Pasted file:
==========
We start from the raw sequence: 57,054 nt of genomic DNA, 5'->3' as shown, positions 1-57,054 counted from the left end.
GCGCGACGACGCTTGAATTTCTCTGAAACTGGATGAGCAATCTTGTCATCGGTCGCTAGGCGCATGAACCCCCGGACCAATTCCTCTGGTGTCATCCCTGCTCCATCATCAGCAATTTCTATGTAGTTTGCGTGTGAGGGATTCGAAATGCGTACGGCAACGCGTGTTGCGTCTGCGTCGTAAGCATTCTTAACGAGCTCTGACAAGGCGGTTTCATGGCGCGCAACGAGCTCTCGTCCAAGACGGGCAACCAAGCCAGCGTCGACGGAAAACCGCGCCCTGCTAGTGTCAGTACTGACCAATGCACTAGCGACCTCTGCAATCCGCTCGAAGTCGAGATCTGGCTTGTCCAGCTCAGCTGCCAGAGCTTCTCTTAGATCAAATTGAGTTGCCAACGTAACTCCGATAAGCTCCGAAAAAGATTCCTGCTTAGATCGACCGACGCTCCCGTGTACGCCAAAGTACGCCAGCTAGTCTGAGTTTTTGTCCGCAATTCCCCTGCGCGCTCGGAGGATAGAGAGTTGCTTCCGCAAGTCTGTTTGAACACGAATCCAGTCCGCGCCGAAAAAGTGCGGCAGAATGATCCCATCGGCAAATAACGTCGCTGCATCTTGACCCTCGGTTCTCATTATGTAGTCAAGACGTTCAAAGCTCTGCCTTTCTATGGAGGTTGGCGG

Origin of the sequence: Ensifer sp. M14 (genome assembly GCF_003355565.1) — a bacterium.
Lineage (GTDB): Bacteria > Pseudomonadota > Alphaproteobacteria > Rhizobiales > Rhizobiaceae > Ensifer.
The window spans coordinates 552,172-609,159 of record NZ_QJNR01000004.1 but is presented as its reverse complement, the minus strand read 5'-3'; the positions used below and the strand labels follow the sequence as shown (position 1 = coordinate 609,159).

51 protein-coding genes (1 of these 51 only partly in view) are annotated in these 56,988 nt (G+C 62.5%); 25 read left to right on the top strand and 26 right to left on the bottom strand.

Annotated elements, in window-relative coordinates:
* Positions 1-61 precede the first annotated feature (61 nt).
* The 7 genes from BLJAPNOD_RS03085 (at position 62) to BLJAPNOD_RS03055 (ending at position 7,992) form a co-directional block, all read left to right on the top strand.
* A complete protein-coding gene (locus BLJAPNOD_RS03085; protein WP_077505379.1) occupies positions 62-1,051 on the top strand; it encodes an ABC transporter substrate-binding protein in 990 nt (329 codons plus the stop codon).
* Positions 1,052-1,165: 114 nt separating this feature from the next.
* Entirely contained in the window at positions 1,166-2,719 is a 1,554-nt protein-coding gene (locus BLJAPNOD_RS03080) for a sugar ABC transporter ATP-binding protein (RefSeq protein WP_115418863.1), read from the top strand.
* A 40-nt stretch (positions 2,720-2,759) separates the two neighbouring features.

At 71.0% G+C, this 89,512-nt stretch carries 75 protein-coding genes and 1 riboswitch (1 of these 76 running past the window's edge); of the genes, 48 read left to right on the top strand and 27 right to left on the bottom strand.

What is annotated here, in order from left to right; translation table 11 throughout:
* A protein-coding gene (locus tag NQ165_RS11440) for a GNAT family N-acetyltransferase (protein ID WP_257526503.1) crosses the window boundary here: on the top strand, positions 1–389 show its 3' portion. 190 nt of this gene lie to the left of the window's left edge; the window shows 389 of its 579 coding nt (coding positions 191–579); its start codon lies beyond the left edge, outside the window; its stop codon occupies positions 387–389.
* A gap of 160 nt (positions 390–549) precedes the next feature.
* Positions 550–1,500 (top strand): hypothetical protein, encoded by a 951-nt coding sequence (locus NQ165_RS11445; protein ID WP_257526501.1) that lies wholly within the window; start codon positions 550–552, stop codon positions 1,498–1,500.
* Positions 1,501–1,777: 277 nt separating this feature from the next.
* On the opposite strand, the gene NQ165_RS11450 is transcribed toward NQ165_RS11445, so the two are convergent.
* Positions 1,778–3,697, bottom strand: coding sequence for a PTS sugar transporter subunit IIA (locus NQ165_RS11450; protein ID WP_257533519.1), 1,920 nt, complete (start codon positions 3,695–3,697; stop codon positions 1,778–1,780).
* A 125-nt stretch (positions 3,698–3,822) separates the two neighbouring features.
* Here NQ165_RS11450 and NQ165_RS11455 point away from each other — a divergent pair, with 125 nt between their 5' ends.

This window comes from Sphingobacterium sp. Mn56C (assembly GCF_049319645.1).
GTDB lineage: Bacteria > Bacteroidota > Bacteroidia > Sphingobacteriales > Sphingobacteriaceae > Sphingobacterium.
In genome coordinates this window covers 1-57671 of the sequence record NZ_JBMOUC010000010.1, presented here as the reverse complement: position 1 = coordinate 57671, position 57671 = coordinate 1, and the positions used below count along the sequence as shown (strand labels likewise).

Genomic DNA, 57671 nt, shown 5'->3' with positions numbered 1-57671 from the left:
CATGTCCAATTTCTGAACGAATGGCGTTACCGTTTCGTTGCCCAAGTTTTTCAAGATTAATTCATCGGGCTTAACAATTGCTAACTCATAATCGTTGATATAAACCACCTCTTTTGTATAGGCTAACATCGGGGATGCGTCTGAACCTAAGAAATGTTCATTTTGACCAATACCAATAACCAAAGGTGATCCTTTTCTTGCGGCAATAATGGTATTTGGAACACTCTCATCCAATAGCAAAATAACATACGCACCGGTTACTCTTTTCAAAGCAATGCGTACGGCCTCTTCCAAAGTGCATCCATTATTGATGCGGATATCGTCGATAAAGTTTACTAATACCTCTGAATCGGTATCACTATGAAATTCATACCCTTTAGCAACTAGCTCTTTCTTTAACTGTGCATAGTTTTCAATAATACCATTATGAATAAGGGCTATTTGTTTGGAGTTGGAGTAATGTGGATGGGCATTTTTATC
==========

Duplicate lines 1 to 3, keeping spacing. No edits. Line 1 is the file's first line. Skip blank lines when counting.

We start from the raw sequence: 57,054 nt of genomic DNA, 5'->3' as shown, positions 1-57,054 counted from the left end.
GCGCGACGACGCTTGAATTTCTCTGAAACTGGATGAGCAATCTTGTCATCGGTCGCTAGGCGCATGAACCCCCGGACCAATTCCTCTGGTGTCATCCCTGCTCCATCATCAGCAATTTCTATGTAGTTTGCGTGTGAGGGATTCGAAATGCGTACGGCAACGCGTGTTGCGTCTGCGTCGTAAGCATTCTTAACGAGCTCTGACAAGGCGGTTTCATGGCGCGCAACGAGCTCTCGTCCAAGACGGGCAACCAAGCCAGCGTCGACGGAAAACCGCGCCCTGCTAGTGTCAGTACTGACCAATGCACTAGCGACCTCTGCAATCCGCTCGAAGTCGAGATCTGGCTTGTCCAGCTCAGCTGCCAGAGCTTCTCTTAGATCAAATTGAGTTGCCAACGTAACTCCGATAAGCTCCGAAAAAGATTCCTGCTTAGATCGACCGACGCTCCCGTGTACGCCAAAGTACGCCAGCTAGTCTGAGTTTTTGTCCGCAATTCCCCTGCGCGCTCGGAGGATAGAGAGTTGCTTCCGCAAGTCTGTTTGAACACGAATCCAGTCCGCGCCGAAAAAGTGCGGCAGAATGATCCCATCGGCAAATAACGTCGCTGCATCTTGACCCTCGGTTCTCATTATGTAGTCAAGACGTTCAAAGCTCTGCCTTTCTATGGAGGTTGGCGG

Origin of the sequence: Ensifer sp. M14 (genome assembly GCF_003355565.1) — a bacterium.